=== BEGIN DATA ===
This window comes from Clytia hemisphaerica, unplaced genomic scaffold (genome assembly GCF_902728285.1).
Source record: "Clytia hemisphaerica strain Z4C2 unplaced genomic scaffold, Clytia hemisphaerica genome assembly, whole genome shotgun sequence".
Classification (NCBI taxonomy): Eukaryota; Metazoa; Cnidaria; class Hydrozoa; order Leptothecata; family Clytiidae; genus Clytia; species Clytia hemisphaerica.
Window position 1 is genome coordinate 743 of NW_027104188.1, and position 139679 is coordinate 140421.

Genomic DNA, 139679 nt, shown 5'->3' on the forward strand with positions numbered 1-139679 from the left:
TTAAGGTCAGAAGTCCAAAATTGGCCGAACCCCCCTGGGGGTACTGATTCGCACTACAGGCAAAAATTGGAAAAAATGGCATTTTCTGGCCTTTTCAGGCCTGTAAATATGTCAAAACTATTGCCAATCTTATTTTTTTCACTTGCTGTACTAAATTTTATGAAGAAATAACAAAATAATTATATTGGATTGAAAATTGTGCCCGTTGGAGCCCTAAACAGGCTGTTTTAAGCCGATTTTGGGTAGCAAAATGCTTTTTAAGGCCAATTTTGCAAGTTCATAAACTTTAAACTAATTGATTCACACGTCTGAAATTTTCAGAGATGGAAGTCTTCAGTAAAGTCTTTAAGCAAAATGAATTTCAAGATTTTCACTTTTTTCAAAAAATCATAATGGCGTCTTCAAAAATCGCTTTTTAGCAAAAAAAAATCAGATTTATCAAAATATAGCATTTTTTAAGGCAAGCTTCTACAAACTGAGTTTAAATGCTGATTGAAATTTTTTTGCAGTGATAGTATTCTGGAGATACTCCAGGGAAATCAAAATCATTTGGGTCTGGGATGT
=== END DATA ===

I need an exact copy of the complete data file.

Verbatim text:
This window comes from Clytia hemisphaerica, unplaced genomic scaffold (genome assembly GCF_902728285.1).
Source record: "Clytia hemisphaerica strain Z4C2 unplaced genomic scaffold, Clytia hemisphaerica genome assembly, whole genome shotgun sequence".
Classification (NCBI taxonomy): Eukaryota; Metazoa; Cnidaria; class Hydrozoa; order Leptothecata; family Clytiidae; genus Clytia; species Clytia hemisphaerica.
Window position 1 is genome coordinate 743 of NW_027104188.1, and position 139679 is coordinate 140421.

Genomic DNA, 139679 nt, shown 5'->3' on the forward strand with positions numbered 1-139679 from the left:
TTAAGGTCAGAAGTCCAAAATTGGCCGAACCCCCCTGGGGGTACTGATTCGCACTACAGGCAAAAATTGGAAAAAATGGCATTTTCTGGCCTTTTCAGGCCTGTAAATATGTCAAAACTATTGCCAATCTTATTTTTTTCACTTGCTGTACTAAATTTTATGAAGAAATAACAAAATAATTATATTGGATTGAAAATTGTGCCCGTTGGAGCCCTAAACAGGCTGTTTTAAGCCGATTTTGGGTAGCAAAATGCTTTTTAAGGCCAATTTTGCAAGTTCATAAACTTTAAACTAATTGATTCACACGTCTGAAATTTTCAGAGATGGAAGTCTTCAGTAAAGTCTTTAAGCAAAATGAATTTCAAGATTTTCACTTTTTTCAAAAAATCATAATGGCGTCTTCAAAAATCGCTTTTTAGCAAAAAAAAATCAGATTTATCAAAATATAGCATTTTTTAAGGCAAGCTTCTACAAACTGAGTTTAAATGCTGATTGAAATTTTTTTGCAGTGATAGTATTCTGGAGATACTCCAGGGAAATCAAAATCATTTGGGTCTGGGATGT